Education: Bachelor’s degree in chemical engineering from Universidad Metropolitana, Caracas, Venezuela and a master’s degree in business administration from the University of Southern Indiana.
Resume: Product researcher, Procter & Gamble Latin America, 1996-1997; product researcher, Mead Johnson, 2000; production/process engineer and lean manufacturing leader, GE Plastics, 2001-2007; corporate training and development manager, Berry Plastics, 2007-2008; advanced manufacturing program director, director of the Center for Applied Research and Economic Development, and Director of Opportunity Development, 2008-2019, University of Southern Indiana; vice president, Vidal Plastics, 2019-2020; chancellor, Ivy Tech Community College Evansville Campus, 2020-present.
Hometown: Caracas, Venezuela
Family: Husband Alfonso and three children, Alfonso Enrique, 21, Isabella, 19, and Martin Eduardo, 14.
Innovation and education are no strangers to Daniela Vidal. For more than 20 years, the Venezuelan native has built a career on creating new things and changing the culture. Whether that be in the manufacturing and research and development industries or in the fabric of the city through the nonprofit organization HOLA Evansville, which was started by Vidal, her husband Alfonso, and three others in 2002. “Invariably, what I enjoy the most and what I’ve always loved the most is innovation and creating something new, creating new paths wherever I’m at,” she says.
What is one of your biggest goals coming into the chancellor position at Ivy Tech?
Ivy Tech has always been a beacon of hope for many in the Latino community, so this is a great opportunity to continue to do things I’ve loved to do for many years. I want to continue to build from that strong foundation to be that beacon of hope for the community.
One vision is reaching out to a lot of our hidden communities, a lot that are not even counted when you look at unemployment. So how do we ensure we have accessible opportunities for those hidden communities — which may include your rural, incarcerated, immigrant, and poverty communities or ones that don’t even see higher education as an option or way to advance or have a career.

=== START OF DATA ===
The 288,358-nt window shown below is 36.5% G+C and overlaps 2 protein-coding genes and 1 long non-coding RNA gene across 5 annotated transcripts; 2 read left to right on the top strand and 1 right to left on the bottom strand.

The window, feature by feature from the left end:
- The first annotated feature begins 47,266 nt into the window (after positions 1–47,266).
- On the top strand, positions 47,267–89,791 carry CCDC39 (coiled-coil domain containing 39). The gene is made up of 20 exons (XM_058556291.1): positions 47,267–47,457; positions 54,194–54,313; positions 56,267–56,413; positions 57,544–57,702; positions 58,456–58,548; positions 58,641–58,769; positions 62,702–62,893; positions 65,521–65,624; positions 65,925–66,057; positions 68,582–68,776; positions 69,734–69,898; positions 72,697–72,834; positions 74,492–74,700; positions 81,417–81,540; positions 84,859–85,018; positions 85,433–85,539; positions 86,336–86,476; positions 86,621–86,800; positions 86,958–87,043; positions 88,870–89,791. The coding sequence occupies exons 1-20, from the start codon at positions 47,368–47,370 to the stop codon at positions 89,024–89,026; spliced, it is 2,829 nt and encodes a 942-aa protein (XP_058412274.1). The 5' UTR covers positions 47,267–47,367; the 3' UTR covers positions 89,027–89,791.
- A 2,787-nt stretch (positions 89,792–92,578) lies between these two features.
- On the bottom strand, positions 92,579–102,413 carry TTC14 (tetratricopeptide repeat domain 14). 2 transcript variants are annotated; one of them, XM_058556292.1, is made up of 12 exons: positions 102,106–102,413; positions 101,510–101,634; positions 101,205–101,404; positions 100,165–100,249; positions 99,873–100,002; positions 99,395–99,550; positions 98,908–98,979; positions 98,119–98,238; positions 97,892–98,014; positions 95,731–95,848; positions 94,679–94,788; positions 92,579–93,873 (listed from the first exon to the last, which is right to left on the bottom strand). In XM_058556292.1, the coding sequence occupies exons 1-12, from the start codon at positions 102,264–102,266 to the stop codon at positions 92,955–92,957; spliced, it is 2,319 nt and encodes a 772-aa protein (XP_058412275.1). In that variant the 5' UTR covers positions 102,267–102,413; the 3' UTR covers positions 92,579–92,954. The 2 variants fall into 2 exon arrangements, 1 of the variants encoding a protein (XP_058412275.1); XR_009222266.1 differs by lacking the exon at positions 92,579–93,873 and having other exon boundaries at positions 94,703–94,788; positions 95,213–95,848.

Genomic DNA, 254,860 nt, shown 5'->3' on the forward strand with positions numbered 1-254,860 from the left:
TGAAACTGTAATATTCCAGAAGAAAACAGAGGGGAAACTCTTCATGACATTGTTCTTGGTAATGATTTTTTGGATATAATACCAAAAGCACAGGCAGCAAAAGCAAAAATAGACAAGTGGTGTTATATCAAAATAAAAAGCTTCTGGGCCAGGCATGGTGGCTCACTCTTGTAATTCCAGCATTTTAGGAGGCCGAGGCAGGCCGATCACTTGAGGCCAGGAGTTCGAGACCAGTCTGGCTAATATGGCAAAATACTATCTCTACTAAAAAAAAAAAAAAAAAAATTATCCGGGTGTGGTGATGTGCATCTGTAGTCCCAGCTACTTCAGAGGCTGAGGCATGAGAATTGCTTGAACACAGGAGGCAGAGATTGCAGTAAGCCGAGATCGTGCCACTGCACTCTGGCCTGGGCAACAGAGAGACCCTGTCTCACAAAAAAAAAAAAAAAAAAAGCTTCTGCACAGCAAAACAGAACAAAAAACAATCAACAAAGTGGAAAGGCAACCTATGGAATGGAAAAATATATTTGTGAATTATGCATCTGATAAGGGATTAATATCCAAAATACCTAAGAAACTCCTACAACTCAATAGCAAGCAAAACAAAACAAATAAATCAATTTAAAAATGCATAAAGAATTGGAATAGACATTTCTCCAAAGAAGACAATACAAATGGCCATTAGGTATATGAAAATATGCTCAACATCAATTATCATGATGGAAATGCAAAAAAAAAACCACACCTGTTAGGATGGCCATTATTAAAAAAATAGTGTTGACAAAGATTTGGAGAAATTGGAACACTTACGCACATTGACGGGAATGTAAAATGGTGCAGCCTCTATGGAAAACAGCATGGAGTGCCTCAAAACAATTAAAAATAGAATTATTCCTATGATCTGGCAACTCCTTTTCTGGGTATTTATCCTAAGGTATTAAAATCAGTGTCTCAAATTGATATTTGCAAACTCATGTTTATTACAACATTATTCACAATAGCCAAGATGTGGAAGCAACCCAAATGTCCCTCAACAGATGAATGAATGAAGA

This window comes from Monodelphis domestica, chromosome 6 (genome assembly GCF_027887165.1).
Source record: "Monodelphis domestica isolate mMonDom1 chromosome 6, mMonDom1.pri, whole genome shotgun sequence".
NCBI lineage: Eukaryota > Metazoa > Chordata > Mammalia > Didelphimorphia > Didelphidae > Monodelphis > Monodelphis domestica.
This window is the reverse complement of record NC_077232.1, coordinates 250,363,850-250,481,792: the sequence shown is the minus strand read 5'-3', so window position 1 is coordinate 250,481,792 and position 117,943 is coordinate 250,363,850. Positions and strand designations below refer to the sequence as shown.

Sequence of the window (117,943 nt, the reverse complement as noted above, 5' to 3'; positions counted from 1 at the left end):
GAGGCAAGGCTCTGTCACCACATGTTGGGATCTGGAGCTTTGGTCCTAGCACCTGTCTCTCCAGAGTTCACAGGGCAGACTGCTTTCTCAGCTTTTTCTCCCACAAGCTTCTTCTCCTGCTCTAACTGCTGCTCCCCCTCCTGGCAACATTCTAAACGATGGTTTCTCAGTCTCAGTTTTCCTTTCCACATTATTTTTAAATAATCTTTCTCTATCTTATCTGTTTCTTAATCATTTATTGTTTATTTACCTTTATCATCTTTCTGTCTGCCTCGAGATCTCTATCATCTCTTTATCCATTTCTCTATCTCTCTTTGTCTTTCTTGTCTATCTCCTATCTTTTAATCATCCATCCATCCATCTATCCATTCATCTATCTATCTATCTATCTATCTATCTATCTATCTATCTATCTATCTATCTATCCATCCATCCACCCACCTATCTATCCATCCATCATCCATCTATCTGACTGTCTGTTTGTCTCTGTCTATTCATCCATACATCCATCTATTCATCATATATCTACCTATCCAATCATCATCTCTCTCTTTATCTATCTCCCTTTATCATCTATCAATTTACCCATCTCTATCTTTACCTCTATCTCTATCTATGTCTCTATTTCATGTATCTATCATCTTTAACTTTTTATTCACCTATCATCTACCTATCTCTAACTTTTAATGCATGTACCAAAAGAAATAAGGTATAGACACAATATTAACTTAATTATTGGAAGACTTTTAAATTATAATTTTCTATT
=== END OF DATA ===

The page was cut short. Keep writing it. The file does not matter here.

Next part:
Also, making sure we keep our kids here — that’s one of the biggest things I’ve always worked very hard to do. How do we keep our kids here and how do we get them to come back to southern Indiana because there are opportunities here; there is growth and excitement.
In terms of cultural diversity, what effects have you seen in the city come from HOLA?
A lot of the things we did at the beginning were about cultural understanding — going to EVSC, working with the police department, working with city mayors, and addressing health concerns of the Latino community. It’s always been about blazing a trail to get the Latino community and our general community to work together. I think now there are a lot more resources.
Evansville has been your home for 22 years — what have you enjoyed most about how the city has changed?
We really have always loved Evansville and the opportunities that Evansville has afforded us. I think it’s just the ability of this community where all you have to do is raise your hand and say, “I want to help” and boom. You can do anything.
When the city was looking at the branding campaign, one of the consultants presented words that described the community and there was one word I thought was perfect — ownable. That’s exactly what describes our experience here — you can own your destiny in this community.